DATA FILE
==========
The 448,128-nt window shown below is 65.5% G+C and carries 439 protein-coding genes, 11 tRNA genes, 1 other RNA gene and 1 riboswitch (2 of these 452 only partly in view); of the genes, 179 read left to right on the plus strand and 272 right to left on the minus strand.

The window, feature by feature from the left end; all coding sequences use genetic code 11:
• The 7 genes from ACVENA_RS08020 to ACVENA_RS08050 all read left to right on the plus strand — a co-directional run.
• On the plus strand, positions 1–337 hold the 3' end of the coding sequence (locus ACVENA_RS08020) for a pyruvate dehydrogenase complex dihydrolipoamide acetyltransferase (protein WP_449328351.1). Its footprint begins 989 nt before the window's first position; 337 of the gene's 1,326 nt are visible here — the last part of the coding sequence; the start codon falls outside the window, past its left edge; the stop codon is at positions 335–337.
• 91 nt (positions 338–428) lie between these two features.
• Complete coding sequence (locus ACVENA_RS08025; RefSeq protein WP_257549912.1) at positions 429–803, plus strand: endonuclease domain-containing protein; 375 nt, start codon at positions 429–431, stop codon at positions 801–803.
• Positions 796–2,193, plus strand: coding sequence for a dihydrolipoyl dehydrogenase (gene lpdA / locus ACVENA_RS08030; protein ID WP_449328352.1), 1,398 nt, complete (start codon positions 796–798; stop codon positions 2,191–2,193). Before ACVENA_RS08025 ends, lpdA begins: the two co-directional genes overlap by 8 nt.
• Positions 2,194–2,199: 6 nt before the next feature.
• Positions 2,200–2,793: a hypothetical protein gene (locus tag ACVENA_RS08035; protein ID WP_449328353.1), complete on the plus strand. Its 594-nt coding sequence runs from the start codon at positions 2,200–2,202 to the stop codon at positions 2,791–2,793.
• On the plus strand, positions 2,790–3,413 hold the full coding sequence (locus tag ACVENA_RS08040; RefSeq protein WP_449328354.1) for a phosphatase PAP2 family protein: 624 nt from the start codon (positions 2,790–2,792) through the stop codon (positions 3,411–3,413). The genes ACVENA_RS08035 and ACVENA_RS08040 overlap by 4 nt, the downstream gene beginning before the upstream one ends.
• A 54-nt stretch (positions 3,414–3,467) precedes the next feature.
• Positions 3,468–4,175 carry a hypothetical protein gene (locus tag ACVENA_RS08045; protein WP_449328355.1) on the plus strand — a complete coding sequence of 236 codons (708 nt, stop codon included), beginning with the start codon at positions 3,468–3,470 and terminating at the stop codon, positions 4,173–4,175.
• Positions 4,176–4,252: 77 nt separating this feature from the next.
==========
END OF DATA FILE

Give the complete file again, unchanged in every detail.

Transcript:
The 448,128-nt window shown below is 65.5% G+C and carries 439 protein-coding genes, 11 tRNA genes, 1 other RNA gene and 1 riboswitch (2 of these 452 only partly in view); of the genes, 179 read left to right on the plus strand and 272 right to left on the minus strand.

The window, feature by feature from the left end; all coding sequences use genetic code 11:
• The 7 genes from ACVENA_RS08020 to ACVENA_RS08050 all read left to right on the plus strand — a co-directional run.
• On the plus strand, positions 1–337 hold the 3' end of the coding sequence (locus ACVENA_RS08020) for a pyruvate dehydrogenase complex dihydrolipoamide acetyltransferase (protein WP_449328351.1). Its footprint begins 989 nt before the window's first position; 337 of the gene's 1,326 nt are visible here — the last part of the coding sequence; the start codon falls outside the window, past its left edge; the stop codon is at positions 335–337.
• 91 nt (positions 338–428) lie between these two features.
• Complete coding sequence (locus ACVENA_RS08025; RefSeq protein WP_257549912.1) at positions 429–803, plus strand: endonuclease domain-containing protein; 375 nt, start codon at positions 429–431, stop codon at positions 801–803.
• Positions 796–2,193, plus strand: coding sequence for a dihydrolipoyl dehydrogenase (gene lpdA / locus ACVENA_RS08030; protein ID WP_449328352.1), 1,398 nt, complete (start codon positions 796–798; stop codon positions 2,191–2,193). Before ACVENA_RS08025 ends, lpdA begins: the two co-directional genes overlap by 8 nt.
• Positions 2,194–2,199: 6 nt before the next feature.
• Positions 2,200–2,793: a hypothetical protein gene (locus tag ACVENA_RS08035; protein ID WP_449328353.1), complete on the plus strand. Its 594-nt coding sequence runs from the start codon at positions 2,200–2,202 to the stop codon at positions 2,791–2,793.
• On the plus strand, positions 2,790–3,413 hold the full coding sequence (locus tag ACVENA_RS08040; RefSeq protein WP_449328354.1) for a phosphatase PAP2 family protein: 624 nt from the start codon (positions 2,790–2,792) through the stop codon (positions 3,411–3,413). The genes ACVENA_RS08035 and ACVENA_RS08040 overlap by 4 nt, the downstream gene beginning before the upstream one ends.
• A 54-nt stretch (positions 3,414–3,467) precedes the next feature.
• Positions 3,468–4,175 carry a hypothetical protein gene (locus tag ACVENA_RS08045; protein WP_449328355.1) on the plus strand — a complete coding sequence of 236 codons (708 nt, stop codon included), beginning with the start codon at positions 3,468–3,470 and terminating at the stop codon, positions 4,173–4,175.
• Positions 4,176–4,252: 77 nt separating this feature from the next.